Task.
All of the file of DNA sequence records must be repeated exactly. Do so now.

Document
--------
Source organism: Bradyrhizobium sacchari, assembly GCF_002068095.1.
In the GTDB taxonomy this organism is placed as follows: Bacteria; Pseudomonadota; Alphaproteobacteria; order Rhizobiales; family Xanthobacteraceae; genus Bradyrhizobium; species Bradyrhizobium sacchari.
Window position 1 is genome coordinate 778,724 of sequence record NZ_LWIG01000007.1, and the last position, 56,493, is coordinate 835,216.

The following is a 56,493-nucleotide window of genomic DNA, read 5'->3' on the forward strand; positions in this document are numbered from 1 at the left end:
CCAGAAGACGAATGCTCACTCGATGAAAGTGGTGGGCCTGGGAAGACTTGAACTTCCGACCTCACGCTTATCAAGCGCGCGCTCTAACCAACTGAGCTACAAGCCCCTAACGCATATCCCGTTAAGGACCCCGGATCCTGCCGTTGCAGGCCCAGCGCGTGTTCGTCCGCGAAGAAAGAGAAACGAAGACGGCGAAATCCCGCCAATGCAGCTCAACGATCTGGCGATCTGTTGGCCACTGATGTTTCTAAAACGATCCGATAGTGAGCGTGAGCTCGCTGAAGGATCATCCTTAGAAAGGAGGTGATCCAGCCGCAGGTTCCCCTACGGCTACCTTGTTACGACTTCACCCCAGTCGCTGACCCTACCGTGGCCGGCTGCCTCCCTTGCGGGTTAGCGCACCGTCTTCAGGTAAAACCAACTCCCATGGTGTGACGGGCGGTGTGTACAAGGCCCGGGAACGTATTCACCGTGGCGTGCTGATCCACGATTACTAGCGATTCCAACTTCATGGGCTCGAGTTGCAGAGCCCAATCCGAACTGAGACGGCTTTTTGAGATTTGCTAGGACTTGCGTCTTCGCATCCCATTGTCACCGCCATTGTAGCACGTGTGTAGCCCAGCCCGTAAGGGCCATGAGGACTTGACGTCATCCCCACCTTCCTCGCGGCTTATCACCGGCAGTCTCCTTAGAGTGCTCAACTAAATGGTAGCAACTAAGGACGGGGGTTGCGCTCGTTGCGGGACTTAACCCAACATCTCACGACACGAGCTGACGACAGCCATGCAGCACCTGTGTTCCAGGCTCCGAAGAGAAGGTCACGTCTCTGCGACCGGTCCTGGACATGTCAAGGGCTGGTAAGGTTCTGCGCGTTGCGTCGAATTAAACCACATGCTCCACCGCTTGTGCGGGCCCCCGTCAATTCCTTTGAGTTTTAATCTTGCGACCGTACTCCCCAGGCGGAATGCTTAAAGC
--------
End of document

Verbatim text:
Source organism: Bradyrhizobium sacchari, assembly GCF_002068095.1.
In the GTDB taxonomy this organism is placed as follows: Bacteria; Pseudomonadota; Alphaproteobacteria; order Rhizobiales; family Xanthobacteraceae; genus Bradyrhizobium; species Bradyrhizobium sacchari.
Window position 1 is genome coordinate 778,724 of sequence record NZ_LWIG01000007.1, and the last position, 56,493, is coordinate 835,216.

The following is a 56,493-nucleotide window of genomic DNA, read 5'->3' on the forward strand; positions in this document are numbered from 1 at the left end:
CCAGAAGACGAATGCTCACTCGATGAAAGTGGTGGGCCTGGGAAGACTTGAACTTCCGACCTCACGCTTATCAAGCGCGCGCTCTAACCAACTGAGCTACAAGCCCCTAACGCATATCCCGTTAAGGACCCCGGATCCTGCCGTTGCAGGCCCAGCGCGTGTTCGTCCGCGAAGAAAGAGAAACGAAGACGGCGAAATCCCGCCAATGCAGCTCAACGATCTGGCGATCTGTTGGCCACTGATGTTTCTAAAACGATCCGATAGTGAGCGTGAGCTCGCTGAAGGATCATCCTTAGAAAGGAGGTGATCCAGCCGCAGGTTCCCCTACGGCTACCTTGTTACGACTTCACCCCAGTCGCTGACCCTACCGTGGCCGGCTGCCTCCCTTGCGGGTTAGCGCACCGTCTTCAGGTAAAACCAACTCCCATGGTGTGACGGGCGGTGTGTACAAGGCCCGGGAACGTATTCACCGTGGCGTGCTGATCCACGATTACTAGCGATTCCAACTTCATGGGCTCGAGTTGCAGAGCCCAATCCGAACTGAGACGGCTTTTTGAGATTTGCTAGGACTTGCGTCTTCGCATCCCATTGTCACCGCCATTGTAGCACGTGTGTAGCCCAGCCCGTAAGGGCCATGAGGACTTGACGTCATCCCCACCTTCCTCGCGGCTTATCACCGGCAGTCTCCTTAGAGTGCTCAACTAAATGGTAGCAACTAAGGACGGGGGTTGCGCTCGTTGCGGGACTTAACCCAACATCTCACGACACGAGCTGACGACAGCCATGCAGCACCTGTGTTCCAGGCTCCGAAGAGAAGGTCACGTCTCTGCGACCGGTCCTGGACATGTCAAGGGCTGGTAAGGTTCTGCGCGTTGCGTCGAATTAAACCACATGCTCCACCGCTTGTGCGGGCCCCCGTCAATTCCTTTGAGTTTTAATCTTGCGACCGTACTCCCCAGGCGGAATGCTTAAAGC